Application of the ILO International Classification of Radiographs of Pneumoconioses to Digital Chest Radiographic Images
DHHS (NIOSH) Publication Number 2008-139
A NIOSH Scientific Workshop
DISCLAIMER: The findings and conclusions in these proceedings are those of the authors and do not necessarily represent the official position of the National Institute for Occupational Safety and Health (NIOSH). Mention of any company or product does not constitute endorsement by NIOSH. In addition, citations to Web sites external to NIOSH do not constitute NIOSH endorsement of the sponsoring organizations or their programs or products. Furthermore, NIOSH is not responsible for the content of these Web sites.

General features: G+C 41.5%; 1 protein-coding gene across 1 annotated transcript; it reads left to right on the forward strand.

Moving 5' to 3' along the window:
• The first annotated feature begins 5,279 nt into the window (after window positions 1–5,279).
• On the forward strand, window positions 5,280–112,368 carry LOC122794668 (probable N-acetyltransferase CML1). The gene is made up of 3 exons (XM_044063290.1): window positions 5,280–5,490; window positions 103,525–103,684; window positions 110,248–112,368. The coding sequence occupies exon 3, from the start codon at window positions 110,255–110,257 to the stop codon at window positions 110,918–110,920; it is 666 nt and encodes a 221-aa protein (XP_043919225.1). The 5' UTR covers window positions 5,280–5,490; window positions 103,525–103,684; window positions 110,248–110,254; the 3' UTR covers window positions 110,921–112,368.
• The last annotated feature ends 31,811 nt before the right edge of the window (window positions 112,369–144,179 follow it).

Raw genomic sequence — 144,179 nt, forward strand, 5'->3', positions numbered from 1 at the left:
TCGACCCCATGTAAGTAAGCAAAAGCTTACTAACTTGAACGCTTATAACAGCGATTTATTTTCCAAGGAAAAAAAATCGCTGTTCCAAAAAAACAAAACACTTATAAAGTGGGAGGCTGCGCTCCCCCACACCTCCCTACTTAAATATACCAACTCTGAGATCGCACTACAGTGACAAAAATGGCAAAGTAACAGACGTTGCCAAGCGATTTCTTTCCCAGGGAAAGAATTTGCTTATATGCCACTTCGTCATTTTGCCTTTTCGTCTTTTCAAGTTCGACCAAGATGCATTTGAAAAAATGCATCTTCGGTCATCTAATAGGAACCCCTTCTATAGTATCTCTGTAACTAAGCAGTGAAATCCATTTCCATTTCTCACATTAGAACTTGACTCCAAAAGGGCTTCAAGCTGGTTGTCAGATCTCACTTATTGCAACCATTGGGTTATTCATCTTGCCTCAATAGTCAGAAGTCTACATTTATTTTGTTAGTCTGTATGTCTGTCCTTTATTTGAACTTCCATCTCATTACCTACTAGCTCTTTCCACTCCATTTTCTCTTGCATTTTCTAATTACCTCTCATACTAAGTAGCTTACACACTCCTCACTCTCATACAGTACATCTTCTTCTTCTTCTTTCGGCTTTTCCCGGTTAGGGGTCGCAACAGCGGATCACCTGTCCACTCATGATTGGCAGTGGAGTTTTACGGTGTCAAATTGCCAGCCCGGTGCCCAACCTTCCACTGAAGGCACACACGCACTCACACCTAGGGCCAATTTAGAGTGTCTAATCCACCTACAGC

Assuring image quality for classification of digital chest radiographs
Ehsan Samei, PhD
Carl E Ravin, MD
Duke Advanced Imaging Laboratories (DAI Labs)
Department of Radiology
Duke University Medical Center, Durham, NC 27705
Digital radiography (DR) offers notable advantages when compared to its film-screen counterpart. As noted in an earlier paper in these proceedings, attributes of DR include a wide dynamic range during image acquisition, the ability to post-process the images, electronic archival and distribution, and the potential for automated analysis and quantification of data. These characteristics provide unique benefits for the identification and classification of pneumoconiosis. However, they may only be realized with proper implementation and utilization of the technology. As such, quality assurance is an integral part of a digital radiography operation.